Power struggle: Will Xenophon flex muscle on gambling reform?
THE first test of the new government is imminent with anti-gambling campaigner Nick Xenophon vowing to push for reform that would see a $1 bet limit introduced on pokies.
Xenophon, who has emerged as a key player in the Australian political landscape after the July 2 election, is demanding problem gambling is put front and centre by Prime Minister Malcolm Turnbull, who requires the support of independents like the South Australian senator to run the country efficiently.
He is receiving staunch support from Tasmanian MP Andrew Wilkie with the pair also pushing for much stricter regulation surrounding gambling advertising, including a ban on ads during sports events and ‘G rated’ programming.
For Xenophon though, it is the slots that have been an ongoing battle, since he launched his career as an independent in 1997. He says change needs to come at a Federal level and he is planning on using his new-found leverage in the senate as his bargaining chip to force the Turnbull government’s hand.
“I first saw the damage poker machines were causing while working in my suburban legal practice in the mid 1990’s,” he said.
“That’s why I ran for State Parliament in 1997 on a ‘No Pokies’ platform. And I ran for the Federal Senate in 2007 because I believe the best way to bring about real change is to have national laws.”
“The problem with State governments is that they are hooked on the $4 billion a year they rake in pokies taxes.”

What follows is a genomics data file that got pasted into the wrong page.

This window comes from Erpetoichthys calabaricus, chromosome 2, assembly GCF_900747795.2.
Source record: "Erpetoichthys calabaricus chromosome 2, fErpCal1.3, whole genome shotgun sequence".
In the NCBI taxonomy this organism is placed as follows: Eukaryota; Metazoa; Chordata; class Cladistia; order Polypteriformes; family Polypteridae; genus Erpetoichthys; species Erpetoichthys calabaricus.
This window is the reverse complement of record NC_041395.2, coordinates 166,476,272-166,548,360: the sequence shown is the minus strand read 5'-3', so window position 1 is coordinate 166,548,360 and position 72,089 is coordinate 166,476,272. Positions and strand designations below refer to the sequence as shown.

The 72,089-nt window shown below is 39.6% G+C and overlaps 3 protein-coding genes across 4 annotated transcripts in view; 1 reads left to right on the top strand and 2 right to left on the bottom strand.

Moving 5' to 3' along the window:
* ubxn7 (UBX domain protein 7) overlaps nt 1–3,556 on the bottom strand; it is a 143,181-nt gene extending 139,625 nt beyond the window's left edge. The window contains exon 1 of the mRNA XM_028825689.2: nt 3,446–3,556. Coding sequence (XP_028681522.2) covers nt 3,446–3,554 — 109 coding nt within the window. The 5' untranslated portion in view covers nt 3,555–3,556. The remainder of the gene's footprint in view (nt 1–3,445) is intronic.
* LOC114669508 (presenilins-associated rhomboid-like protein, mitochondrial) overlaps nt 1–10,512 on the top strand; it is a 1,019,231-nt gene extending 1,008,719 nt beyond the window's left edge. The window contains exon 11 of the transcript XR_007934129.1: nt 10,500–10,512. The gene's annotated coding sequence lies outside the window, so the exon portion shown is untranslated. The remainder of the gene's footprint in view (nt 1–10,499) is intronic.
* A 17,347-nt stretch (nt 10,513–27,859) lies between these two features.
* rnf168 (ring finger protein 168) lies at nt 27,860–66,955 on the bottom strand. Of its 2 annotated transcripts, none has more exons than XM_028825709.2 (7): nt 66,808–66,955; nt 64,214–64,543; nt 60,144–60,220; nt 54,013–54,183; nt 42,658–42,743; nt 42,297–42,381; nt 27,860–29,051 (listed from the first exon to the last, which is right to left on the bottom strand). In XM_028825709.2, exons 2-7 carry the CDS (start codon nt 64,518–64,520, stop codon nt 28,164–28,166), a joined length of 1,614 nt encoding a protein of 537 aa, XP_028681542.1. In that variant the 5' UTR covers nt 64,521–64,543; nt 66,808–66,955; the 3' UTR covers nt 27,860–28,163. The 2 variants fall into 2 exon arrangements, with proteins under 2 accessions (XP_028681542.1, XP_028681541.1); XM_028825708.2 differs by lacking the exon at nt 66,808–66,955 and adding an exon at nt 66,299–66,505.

Australians have had a love affair with pokies since Aristocrat emeged in the 1950s, with the Sydney-based company now one of the biggest suppliers of gaming machines across the globe.
The industry is estimate to be worth over $19 billion dollars annually, with Xenophon claiming close to half of all this money contributed is from problem gamblers.
“Australians lose a staggering $19billion a year on pokies — 40% of that coming from problem gamblers,” he said.
“The independent Productivity Commission recommended in 2010 for $1 maximum bets per spin and $120 in hourly losses – compared to the $10 bet per spin and $1200 per hour in losses that can happen now.”
Some reform has happened across the country, including Victorian venues with pokies, where patrons must get approved for cash out over the bar before receiving their money via a machine. Although, Crown Casino gets around these rules by placing ATMs off the gaming floor.
Xenophon has long said that reform must be done at a Federal level to have a real impact.
Online casinos offer much more lenient betting options than land based pokies venues. Players from United States can play online pokies at Raging Bull Casino for real money or free play, as well as many other table games, number games and niche games.